twelve years ago the friendly societies sought to includewomen and children for the benefits of medical aid. This,as fully set forth in my descriptions of the state of affairs atPortsmouth, was much opposed to the interests of the medicalprofession, the principle, as already several times explained,being that the medical officer is willing at a sacrifice-that is,for only club pay-to attend the bread-winner in times of sick-ness. When, however, the bread-winner is in work and in fullreceipt of his pay, then the medical officer expects to receivethe ordinary fees for attending the wife or the children ofthe members of the club. With this prospect before him themedical officer can and should give the member of the clubfull and careful attention, treating him as if he was anordinary private patient. By such treatment young medicalpractitioners could hope to make a reputation, and thus clubpractice was a useful stepping-stone for young and risingmembers of the profession. But at Loughborough, as wasrecently attempted at Portsmouth, the friendly societiessought to destroy this state of affairs by forming branches orlodges for women and children. The leading medicalofficer, however, refused to accept these lodges of womenand children. Then the Foresters’ Society approacheda practitioner and asked him to take the women
and children. They also held out hopes that inthe course of time he would have the men. This, itmust be borne in mind, occurred some twelve years ago,when the question of club practice had not yet been raised.Nevertheless, even in these early days the practitioner inquestion was on his guard. He replied that he was willing tohelp the poor and the necessitous. If they could prove thatthe women were really poor he would attend to them at clubrates, but not otherwise. This the Foresters declined. Theycould not, or rather they would not, establish a wage limit.Greatly embarrassed by this state of affairs the friendlysocieties looked about for some other solution of their diffi-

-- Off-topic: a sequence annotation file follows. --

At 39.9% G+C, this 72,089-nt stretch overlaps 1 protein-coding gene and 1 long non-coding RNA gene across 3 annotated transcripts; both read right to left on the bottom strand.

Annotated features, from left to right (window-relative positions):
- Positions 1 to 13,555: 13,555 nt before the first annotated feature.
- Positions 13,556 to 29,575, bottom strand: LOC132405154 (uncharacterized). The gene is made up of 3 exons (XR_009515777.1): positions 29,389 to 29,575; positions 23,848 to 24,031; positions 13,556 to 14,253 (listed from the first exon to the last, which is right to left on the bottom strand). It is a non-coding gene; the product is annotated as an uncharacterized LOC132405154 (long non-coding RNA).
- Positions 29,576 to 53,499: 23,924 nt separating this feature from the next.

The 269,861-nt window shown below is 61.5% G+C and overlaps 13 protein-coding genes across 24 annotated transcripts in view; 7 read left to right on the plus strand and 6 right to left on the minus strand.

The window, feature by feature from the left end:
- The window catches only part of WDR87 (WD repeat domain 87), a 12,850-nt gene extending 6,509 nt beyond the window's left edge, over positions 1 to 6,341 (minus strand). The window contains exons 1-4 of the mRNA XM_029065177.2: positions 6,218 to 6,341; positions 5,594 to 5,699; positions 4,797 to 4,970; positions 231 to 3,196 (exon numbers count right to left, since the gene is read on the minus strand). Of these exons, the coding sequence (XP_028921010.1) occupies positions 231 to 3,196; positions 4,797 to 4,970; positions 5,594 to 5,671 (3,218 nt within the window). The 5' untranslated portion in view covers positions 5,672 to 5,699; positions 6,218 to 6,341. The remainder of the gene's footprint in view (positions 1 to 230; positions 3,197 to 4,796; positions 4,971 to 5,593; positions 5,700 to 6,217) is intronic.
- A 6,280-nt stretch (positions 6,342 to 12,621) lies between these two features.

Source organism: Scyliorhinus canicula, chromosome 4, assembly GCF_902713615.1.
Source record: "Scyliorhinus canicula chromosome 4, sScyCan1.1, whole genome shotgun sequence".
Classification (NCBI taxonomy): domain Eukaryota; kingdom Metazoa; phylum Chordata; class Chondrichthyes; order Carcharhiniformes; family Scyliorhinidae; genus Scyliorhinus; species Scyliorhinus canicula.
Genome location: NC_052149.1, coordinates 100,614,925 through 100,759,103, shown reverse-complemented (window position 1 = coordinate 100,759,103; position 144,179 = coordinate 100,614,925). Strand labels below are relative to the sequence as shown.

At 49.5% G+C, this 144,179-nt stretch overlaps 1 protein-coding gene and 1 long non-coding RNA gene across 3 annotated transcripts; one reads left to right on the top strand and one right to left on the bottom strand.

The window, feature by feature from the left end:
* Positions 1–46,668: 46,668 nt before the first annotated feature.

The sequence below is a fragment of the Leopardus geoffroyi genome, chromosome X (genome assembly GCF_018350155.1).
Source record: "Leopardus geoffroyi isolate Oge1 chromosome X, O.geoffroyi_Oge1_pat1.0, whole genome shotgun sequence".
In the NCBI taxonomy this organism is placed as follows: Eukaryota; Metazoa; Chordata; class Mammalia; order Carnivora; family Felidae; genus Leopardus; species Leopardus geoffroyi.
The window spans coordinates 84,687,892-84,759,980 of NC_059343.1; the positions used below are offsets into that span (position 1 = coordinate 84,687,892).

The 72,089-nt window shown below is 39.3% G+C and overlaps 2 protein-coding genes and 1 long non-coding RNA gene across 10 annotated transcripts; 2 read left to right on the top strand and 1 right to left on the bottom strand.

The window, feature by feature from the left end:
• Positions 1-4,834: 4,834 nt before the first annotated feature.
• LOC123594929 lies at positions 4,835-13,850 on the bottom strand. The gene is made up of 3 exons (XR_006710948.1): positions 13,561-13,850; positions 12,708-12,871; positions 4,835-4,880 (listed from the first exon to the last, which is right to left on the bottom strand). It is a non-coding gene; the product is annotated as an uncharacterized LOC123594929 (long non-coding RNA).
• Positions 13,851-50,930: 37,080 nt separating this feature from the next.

culty. They found that close by, at Leicester, the friendlysocieties of that town had amalgamated to open a dispensarywhere they employed a medical man at a fixed salary, whowas debarred from undertaking private practice and com-pelled to devote himself exclusively to the club patients.Thereupon the friendly societies of Loughborough likewiseamalgamated, established a dispensary, and advertised for amedical man. The medical men practising at Lough-borough held a meeting, and brought with them to thatmeeting a list of all their club patients. By thus comparing
, notes they found that many wealthy persons were members.
of friendly societies or medical aid clubs. Many tradesmen, and all the publicans belonged to such organisations. A’ resolution was then brought forward to the effect that
1 The previous articles on this subject were published in THE LANCETon the following dates: (1) Aug. 24th, 1895, Brussels; (2) Aug. 31st,1895, Brussels; (3) Sept. 21st, 1895, Portsmouth ; (4) Sept. 28th, 1895,Portsmouth ; (5) Oct. 5th, 1895, Eastbourne ; (6) Oct. 12th, 1895,Lincoln ; (7) Oct. 26th, 1895, Lincoln ; (8) Nov. 2nd, 1895, Grimsby ;(9) Nov. 9th, 1895, Bexhill-on-Sea ; (10) Nov. 16th, 1895, Hull; (11)Nov. 23rd, 1895, Hull; (12) Dec. 7th, 1895, York ; (13) Dec. 14th, 1895,Northampton ; (14) Dec. 21st, 1895, Fermanagh Medico-Ethical Asso-ciation ; (15) Dec. 28th, 1895, Northampton ; (16) Jan. 4th, 1896, Bir-mingham ; (17) Jan. 18th, 1896, Birmingham; (18) Jan. 25th, 1896,Club Practices in Rural and Mining Districts ; (19) Feb. 1st, 1896,The Formation of a Provident Medical Association at Folkestone ;(20) Feb. 8th, 1896, The Manchester Medical Guild and Medical AidAssociations ; (21) Feb. 15th, 1896. The Leicester and LeicestershireProvident Dispensary; (22) Feb. 22nd, 1896, The Organisation cf theProfession at Leicester.
should any medical man accept the post as medical officer tothe friendly society’s dispensary the members of the professionat Loughborough would refuse to meet him. There was onlyone medical man who would not sign this resolution,and he in defiance of the opinion of the local prac-titioners accepted the post offered by the dispensary andserved for seven years. During all that time he had a freehand among a population of close upon seven thousandpersons. No one competed with him. Nor were the pro-fession at Loughborough able to prevent his obtaining a
consultant. Whenever he needed such assistance he wasalways able to bring a medical man from Leicester, Derby,or Nottingham. Also, on one occasion an emergency arose.There was a bad case of diphtheria. It was a matter of lifeor death, and then a local consultant thought it was onlyright to break through the general rule rather than endangerthe patient’s life. When ultimately the gentleman gave upthe post of medical officer to the dispensary the Lough-borough medical men rescinded the resolution which outsidecompetition had rendered so inefficacious.